Namibia is an intriguing country, a land of deserts, diamonds, and dinosaur tracks, strikingly reminiscent of the American Southwest. We spent 11 days in the country (almost four longer than we had planned due to the car trouble saga) and in that short time experienced only a handful of the nation’s natural attractions.
Above all, Namibia is a land of superlatives, home of the biggest, the deepest, the longest, and the oldest. Outside Grootfontein, we visited the world’s largest meterorite. From there, we traveled on to the small town of Tsumeb, which is the naturally occurring home of 184 minerals, 10 of which are found nowhere else on the planet. We marveled at Etosha, a vast plain where prehistoric waters once ran, walked in 170 million year old dinosaur tracks outside Omaruru, and gathered rocks at the Spitzkoppe, a 1,728 meter sandstone monolith also known as the Matterhorn of Africa. We descended to the shore and took in the world’s largest seal colony (perhaps the foulest smelling experience of our lives) at Cape Cross on the southern end of the notorious Skeleton Coast. The coast is usually foggy and foreboding, the result of the cold Atlantic sea air colliding with its warm desert counterpart, but our day with the seals proved bright and beautiful. It was on the way back to Swakopmund from the stinkfest that our van, Uncle Vito, gave up the ghost. Fortunately he carried us as far as our lodge before collapsing for good.
Dax and I frolicked in the sand dunes outside Swakopmund, but they were mere molehills compared to the biggest and oldest of the planet’s sand dunes which we visited at Sossuvlei. We ascended Dune 45 to watch the sunrise (some of us faster than others) and enjoyed the 4×4 capabilities of our replacement car as we slid through the sands outside the Big Daddy dune which stands over 300 meters high. We returned to the port town of Walvis Bay, birthplace of Shiloh Jolie-Pitt, where Uncle Vito languished in the parking lot of the repair shop waiting for parts to arrive from South Africa. Like its neighbor to the north, Swakopmund, Walvis Bay is a small oasis in the midst of a bleak, windswept desert seascape.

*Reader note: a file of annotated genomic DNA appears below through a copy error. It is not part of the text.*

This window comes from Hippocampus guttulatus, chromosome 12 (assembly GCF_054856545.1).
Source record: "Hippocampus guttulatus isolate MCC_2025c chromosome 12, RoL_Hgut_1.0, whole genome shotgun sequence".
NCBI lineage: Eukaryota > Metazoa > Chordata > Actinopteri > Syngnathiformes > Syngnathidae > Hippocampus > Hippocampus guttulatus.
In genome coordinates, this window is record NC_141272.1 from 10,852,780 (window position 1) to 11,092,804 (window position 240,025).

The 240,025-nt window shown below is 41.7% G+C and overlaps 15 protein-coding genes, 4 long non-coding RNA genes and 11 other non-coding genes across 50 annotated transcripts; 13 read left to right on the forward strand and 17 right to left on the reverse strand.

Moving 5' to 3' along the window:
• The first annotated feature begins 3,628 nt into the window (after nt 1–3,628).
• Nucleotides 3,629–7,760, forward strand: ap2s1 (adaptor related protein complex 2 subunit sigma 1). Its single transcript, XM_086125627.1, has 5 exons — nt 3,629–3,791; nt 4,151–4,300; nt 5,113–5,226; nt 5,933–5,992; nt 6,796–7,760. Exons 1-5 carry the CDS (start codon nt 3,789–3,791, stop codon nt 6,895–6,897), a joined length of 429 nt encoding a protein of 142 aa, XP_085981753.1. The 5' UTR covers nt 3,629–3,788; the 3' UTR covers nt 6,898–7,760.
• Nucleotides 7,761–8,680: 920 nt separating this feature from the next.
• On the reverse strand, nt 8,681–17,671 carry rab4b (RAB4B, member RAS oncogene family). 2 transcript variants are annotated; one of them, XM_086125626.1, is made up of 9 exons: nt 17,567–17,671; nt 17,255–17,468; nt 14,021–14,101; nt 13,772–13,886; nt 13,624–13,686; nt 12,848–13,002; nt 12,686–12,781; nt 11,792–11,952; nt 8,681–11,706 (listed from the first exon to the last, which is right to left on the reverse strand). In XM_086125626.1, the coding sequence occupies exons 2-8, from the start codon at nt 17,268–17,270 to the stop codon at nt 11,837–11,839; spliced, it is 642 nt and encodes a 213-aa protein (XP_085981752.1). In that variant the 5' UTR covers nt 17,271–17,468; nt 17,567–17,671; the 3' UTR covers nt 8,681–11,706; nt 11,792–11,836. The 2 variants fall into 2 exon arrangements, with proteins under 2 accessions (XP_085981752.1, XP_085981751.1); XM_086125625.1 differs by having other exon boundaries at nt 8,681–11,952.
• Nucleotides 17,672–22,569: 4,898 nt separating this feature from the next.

Rapidly running out of time on the continent, we chose to bypass the diamond ghost town of Kolmanskop and sadly skirted the supposedly spectacular Fish River Canyon, second only in size to our own Grand Canyon back home. We did manage on our way out, however, to spend some quality time with a friendly warthog, see the world’s largest quivertree forest, and get up close and personal with a cheetah, one of the big cats that eluded us on our previous safaris.
We could easily have spent a month in this captivating, sparsely populated land, but we only have 11 days left and Capetown is calling.